This blog post is part of a series on breakpoints in the Visual Studio debugger and has been updated to reflect the experience of using Visual Studio 2015. If you are interested in details about setting tracepoints using earlier versions of Visual Studio please see the MSDN documentation.

What is a tracepoint? It is a point in the application that allows the developer to perform some action, like logging a message to the output window, and then have the option to continue execution of the program, so it does not have to break at that point during debugging.

To first illustrate how tracepoints are used, we will look at the GCD function in our managed sample. Let’s say we wanted to see all of the steps in calculating the GCD, but we didn’t want to have to stop the program at every iteration.

To get started, first create a breakpoint in the GCD function, and then hover over the breakpoint to bring up the breakpoint’s toolbar and click the “Settings…” icon.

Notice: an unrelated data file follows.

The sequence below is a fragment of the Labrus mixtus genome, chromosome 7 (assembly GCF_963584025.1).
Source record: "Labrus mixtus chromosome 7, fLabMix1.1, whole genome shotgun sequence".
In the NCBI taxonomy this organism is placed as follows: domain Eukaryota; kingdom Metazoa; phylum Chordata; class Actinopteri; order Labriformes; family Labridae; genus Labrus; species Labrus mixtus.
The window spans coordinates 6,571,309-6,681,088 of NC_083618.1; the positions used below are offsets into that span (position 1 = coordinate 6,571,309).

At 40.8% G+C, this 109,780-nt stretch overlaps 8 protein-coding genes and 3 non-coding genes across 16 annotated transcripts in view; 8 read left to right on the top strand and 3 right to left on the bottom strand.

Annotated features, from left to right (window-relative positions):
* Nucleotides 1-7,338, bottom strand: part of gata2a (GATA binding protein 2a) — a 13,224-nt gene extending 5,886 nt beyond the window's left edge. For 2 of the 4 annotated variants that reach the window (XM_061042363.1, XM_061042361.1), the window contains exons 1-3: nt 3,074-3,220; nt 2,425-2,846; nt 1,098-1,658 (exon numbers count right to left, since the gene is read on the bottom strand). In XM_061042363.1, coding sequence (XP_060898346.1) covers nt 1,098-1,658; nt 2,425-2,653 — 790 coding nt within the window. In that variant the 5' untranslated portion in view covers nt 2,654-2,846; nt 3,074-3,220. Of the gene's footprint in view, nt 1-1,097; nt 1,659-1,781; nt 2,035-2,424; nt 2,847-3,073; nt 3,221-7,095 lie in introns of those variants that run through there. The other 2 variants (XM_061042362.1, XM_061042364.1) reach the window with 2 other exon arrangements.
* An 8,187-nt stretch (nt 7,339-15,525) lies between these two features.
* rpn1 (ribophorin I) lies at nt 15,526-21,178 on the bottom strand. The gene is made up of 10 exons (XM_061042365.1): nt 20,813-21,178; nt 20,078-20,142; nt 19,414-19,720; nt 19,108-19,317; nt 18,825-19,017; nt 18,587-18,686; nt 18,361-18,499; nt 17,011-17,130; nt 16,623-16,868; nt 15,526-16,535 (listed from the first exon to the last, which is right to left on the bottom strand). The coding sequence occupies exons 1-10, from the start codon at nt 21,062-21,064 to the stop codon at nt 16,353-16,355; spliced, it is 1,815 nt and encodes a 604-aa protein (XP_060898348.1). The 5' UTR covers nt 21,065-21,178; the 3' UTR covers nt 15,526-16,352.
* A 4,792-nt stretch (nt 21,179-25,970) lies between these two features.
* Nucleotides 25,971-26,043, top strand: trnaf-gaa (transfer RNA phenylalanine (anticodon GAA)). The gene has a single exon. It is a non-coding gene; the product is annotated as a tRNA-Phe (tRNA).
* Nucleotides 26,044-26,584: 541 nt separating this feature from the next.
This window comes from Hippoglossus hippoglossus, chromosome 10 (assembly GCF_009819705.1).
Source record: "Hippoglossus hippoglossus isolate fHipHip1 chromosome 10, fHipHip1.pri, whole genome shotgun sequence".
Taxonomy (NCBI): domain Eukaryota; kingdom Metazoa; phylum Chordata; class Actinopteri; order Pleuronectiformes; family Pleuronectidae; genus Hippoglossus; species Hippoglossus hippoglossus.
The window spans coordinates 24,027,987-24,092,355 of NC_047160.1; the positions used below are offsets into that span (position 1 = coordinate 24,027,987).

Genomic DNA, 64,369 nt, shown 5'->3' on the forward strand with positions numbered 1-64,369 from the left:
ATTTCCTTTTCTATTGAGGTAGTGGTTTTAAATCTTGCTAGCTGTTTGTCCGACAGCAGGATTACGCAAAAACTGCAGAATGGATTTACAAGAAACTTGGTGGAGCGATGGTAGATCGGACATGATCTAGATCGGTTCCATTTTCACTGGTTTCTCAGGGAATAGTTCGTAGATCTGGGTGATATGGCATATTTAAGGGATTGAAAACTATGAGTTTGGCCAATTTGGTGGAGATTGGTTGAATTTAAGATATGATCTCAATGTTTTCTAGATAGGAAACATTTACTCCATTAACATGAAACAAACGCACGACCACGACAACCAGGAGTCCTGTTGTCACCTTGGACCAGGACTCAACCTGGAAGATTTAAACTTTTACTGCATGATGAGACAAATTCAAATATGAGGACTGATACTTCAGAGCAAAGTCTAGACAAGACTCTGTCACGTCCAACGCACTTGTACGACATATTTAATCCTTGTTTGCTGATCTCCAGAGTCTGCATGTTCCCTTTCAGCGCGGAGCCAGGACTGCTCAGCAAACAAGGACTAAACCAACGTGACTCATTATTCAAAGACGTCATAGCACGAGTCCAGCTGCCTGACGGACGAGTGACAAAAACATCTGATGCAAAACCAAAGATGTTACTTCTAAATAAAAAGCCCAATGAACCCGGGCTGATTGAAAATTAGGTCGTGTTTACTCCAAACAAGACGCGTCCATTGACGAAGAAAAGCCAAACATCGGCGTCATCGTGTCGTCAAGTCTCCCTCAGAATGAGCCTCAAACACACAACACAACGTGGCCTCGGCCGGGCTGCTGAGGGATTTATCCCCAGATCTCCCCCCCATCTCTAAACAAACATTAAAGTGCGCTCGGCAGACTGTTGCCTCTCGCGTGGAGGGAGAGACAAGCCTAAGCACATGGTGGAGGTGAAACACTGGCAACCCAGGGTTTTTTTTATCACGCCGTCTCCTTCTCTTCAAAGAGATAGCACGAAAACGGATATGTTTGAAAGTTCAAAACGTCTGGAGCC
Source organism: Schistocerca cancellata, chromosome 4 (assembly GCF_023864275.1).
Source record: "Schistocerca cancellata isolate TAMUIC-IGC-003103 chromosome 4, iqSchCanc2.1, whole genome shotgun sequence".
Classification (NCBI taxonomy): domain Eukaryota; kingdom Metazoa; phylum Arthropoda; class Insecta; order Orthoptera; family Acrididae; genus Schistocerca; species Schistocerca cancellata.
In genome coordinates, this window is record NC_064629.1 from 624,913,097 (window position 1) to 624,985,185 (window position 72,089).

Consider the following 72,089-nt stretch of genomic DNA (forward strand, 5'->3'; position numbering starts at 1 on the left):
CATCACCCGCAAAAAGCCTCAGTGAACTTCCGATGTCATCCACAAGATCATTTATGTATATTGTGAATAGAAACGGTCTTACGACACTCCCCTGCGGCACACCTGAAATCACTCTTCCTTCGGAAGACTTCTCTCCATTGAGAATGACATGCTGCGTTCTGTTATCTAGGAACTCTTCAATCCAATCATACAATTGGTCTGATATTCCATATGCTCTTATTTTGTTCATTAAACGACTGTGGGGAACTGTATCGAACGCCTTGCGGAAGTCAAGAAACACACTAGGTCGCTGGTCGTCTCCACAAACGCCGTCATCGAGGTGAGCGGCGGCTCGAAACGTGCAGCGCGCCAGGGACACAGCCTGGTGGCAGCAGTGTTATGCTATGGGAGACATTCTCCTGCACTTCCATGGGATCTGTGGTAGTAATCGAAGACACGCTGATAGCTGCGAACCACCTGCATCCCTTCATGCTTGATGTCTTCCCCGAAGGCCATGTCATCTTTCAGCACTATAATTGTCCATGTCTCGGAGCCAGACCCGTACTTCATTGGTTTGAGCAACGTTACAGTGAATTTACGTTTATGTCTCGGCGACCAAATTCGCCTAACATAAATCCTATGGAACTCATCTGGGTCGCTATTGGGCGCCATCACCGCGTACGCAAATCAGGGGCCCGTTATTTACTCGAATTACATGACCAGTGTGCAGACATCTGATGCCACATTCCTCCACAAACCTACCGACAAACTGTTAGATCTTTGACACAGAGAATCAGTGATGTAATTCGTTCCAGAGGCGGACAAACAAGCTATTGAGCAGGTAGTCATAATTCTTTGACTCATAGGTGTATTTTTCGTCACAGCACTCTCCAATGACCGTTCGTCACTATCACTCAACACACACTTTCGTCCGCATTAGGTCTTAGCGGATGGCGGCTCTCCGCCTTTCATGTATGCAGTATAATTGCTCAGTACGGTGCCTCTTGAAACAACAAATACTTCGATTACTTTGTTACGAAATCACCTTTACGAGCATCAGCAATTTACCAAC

You can also right-click on the breakpoint to bring up the context menu, and select “Actions…”

This will bring up the Breakpoint Settings window. Select “Actions” and “Continue execution”. In the message field you can include custom text, variables, and expressions. (Tip: Using the context menu will open the window with the Actions box already checked.)

You can include the value of a variable or other expression by placing it in curly braces. (To insert a curly brace or backslash into your message as text use “\{“ or “\\” respectively).

There are also many pseudo variables available to output for tracepoint messages. The following special keywords will be replaced with their current
values when the tracepoint is reached during debugging.

Pseudo Variable:



Current Instruction


Previous Function Name


Call Stack


Current Function Name


Process Id


Process Name


Thread Id


Thread Name

You’ll notice that, the breakpoint icon takes on a diamond shape. This indicates that the action is set to continue execution automatically so the program will not stop at that location.

When the program is executed, you can view the results of the tracepoints in the Output Window.

In this way, tracepoints give you a way to print out values without having to make changes to your source code.

Additionally, if you use IntelliTrace, you can view your tracepoints in the Events View and after selecting the event, you can view the output of the tracepoint in the Locals window.